Dissections logo scissors body by Deena Warner


Dissections logo pterodactyl by Deena Warner

Dissections logo pterodactyl by Deena Warner




Teaching Horror, Training Van Helsing

Daniel Schnopp-Wyatt

I used to teach horror. My first teaching position was at a down-at-the-heels liberal arts college perched on the bony spine of the Appalachian Mountains. It was a good place to teach horror. The students were a receptive if often less than adequately prepared lot. The administration was, if not supportive, then apathetic to the point of wilful ignorance about academic affairs. My department chair had no interest in horror as a phenomenon but was supportive of any approach that promised to actively engage students in the learning process. ‘Teach what you want,’ he said, ‘I’ll defend you till the end,’ and he did, protesting and writing letters to the board of directors as I fled a small crowd of administrators bearing down on my office with pitchforks and smoky torches. It was that kind of place.

The campus was perched atop a mountain, its windows like glazed eyes overlooking a river town in which the river itself had died, leaving behind an oxbow scar that each year grew shallower and more stagnant. The college shared the mountain with a sprawling cemetery; a ramshackle, disused space dominated by a handful of mature oaks and maples swollen like ripe ticks on the long-forgotten dead. A place where grave markers toppled by vandals or restless spirits lay with their faces smothering inches-deep in the soil, held fast and sucked into the cold earth, trapped their by their very weight like a horse in quicksand. Many of the smaller graves were anonymous by virtue of their epitaphs, lightly scratched into blocks of sandstone, gradually dissolving and like the dead they commemorated, returning to the earth. Its most famous inhabitant, Octavia, was buried alive in 1892, the first victim of a local plague of ‘sleeping sickness’, an inexplicable and transient coma condition. When the coroner exhumed her, two days after her premature interment, she was found to have shredded first the coffin lining and then her face. It remains unclear whether she expired from oxygen deprivation, blood loss, or sheer terror. Hers was the only grave visited with any regularity.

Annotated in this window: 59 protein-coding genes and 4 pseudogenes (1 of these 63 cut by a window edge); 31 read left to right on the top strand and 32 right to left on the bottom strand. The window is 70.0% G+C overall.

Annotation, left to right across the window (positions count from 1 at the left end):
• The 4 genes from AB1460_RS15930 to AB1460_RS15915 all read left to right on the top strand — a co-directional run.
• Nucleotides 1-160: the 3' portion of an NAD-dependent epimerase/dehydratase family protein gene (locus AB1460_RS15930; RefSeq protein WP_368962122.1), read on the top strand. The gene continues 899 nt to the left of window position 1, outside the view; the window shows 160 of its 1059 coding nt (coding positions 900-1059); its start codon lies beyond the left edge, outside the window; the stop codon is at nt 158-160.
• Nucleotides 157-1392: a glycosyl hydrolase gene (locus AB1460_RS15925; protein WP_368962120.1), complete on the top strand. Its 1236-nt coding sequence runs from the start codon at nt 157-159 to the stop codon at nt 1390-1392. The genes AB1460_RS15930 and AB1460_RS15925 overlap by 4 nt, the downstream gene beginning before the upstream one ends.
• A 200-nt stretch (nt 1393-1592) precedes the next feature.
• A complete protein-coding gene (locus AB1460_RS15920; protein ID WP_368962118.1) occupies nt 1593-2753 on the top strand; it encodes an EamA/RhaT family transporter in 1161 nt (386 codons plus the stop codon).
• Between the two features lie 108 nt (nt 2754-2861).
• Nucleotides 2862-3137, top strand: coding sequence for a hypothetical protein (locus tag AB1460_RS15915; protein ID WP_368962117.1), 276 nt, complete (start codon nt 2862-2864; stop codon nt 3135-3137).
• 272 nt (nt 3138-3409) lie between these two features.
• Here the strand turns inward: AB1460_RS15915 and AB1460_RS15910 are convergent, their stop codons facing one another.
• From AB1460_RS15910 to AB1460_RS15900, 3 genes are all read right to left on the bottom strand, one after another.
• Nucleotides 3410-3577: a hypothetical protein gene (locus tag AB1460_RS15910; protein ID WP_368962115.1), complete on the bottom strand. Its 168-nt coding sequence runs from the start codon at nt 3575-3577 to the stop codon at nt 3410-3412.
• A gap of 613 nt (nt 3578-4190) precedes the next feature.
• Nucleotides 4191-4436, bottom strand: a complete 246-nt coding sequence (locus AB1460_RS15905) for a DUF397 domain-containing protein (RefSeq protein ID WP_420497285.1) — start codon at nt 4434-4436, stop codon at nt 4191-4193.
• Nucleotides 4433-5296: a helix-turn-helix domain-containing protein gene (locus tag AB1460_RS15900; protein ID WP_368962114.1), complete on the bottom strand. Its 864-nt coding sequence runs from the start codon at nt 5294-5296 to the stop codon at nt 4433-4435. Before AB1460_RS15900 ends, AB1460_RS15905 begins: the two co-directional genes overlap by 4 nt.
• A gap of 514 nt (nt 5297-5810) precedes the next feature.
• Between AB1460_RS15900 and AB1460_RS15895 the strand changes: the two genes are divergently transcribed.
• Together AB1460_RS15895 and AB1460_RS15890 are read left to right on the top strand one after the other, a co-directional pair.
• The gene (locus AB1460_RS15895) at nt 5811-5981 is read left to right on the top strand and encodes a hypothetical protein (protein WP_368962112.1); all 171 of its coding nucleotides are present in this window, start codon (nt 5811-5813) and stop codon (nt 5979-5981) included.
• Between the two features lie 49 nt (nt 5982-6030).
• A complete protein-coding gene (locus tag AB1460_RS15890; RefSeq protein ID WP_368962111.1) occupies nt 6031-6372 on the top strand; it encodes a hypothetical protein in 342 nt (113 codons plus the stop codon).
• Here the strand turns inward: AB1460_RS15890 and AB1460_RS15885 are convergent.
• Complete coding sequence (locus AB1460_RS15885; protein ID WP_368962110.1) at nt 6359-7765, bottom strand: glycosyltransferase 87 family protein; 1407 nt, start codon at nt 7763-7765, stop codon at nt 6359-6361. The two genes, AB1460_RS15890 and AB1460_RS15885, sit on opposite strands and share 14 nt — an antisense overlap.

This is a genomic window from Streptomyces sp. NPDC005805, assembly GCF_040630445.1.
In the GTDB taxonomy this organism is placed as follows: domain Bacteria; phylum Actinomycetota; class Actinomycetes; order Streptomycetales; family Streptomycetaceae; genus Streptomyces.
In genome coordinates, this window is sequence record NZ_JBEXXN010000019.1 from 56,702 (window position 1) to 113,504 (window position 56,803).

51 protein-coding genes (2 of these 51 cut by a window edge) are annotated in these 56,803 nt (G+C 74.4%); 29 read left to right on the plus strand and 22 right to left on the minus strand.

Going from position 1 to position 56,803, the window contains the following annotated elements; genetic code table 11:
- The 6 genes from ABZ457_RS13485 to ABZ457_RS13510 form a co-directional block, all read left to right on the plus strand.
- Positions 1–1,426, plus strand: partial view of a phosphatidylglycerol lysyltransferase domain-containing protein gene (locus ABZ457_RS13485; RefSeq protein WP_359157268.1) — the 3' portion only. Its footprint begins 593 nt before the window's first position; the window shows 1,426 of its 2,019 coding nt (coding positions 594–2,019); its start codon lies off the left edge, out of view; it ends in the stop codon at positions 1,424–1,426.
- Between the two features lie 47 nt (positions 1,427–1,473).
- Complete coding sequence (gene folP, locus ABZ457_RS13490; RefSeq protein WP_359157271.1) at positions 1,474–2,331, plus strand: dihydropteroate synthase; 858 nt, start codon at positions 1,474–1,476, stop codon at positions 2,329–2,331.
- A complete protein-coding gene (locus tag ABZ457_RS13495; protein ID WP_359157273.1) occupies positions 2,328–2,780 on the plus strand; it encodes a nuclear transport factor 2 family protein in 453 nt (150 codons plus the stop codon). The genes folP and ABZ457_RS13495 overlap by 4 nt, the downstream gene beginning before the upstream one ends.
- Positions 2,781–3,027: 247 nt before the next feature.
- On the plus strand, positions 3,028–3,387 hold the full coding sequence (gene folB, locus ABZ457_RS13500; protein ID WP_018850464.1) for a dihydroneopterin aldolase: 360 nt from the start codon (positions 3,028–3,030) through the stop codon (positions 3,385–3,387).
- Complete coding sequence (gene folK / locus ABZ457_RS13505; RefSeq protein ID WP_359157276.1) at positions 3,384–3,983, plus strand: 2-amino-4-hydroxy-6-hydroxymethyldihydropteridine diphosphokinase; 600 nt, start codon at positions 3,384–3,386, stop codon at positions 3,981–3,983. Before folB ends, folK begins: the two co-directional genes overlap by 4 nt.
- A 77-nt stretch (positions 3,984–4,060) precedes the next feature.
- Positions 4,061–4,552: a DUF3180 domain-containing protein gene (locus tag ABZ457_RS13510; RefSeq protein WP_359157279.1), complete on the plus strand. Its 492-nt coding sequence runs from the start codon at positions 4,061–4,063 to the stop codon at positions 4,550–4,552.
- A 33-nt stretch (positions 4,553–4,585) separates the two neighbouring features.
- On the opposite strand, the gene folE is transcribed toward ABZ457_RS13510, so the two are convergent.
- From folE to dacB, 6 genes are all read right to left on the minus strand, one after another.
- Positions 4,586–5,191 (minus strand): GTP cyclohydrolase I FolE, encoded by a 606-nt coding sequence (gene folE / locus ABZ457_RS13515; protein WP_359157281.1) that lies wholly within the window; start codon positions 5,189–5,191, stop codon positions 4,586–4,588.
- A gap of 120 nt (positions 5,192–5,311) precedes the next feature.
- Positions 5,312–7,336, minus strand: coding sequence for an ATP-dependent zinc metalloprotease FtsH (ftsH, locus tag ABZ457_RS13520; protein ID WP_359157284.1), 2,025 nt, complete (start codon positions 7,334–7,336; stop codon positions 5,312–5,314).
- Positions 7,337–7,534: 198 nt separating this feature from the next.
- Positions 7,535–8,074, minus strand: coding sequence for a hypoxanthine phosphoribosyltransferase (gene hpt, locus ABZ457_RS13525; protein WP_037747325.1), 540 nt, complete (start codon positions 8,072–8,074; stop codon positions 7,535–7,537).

The college’s one graduate programme was a lower tier medical school built on the site of an old public scaffold, the most famous victim of which was a white-blonde, red-faced boy named Cottontop, whose level of intellectual functioning wasn’t adequate to the understanding of a murder charge and its outcome. He had to be forcibly dragged onto the scaffold and held over the killing hole while he sobbed and screamed, ‘They made me do it! Mama! Mama! Mama!’ The embarrassing historical marker commemorating the event was discreetly tucked outside the sub-basement entrance to the morgue where cadavers accumulated in the frigid bowels of the anatomy lab and were rapidly reduced to long steel trays of faceless, increasingly interchangeable parts. An anatomist, late of Edinburgh, presided over the flaying, the laying bare of neural tracts and skeletal articulations, and the discrete disposal – by means of cremation outside of town – of the recent dead.

With regard to ghosts – haints, in the Appalachian dialect – there was a crying girl, heard but not seen, in a stairwell, and an icy spot that roamed the women’s oldest dormitory, thought to be the damned soul of a young woman who hung herself with a pair of her roommate’s stockings after being raped by her fiancée’s brothers. The library, tucked into the centre of the graveyard, was once an old coal miner’s hospital, haunted by the psychic echo of tubercular coughing and the sound of gurney wheels on terrazzo floors long after the wards turned into stacks and the terrazzo disappeared under hushed carpeting.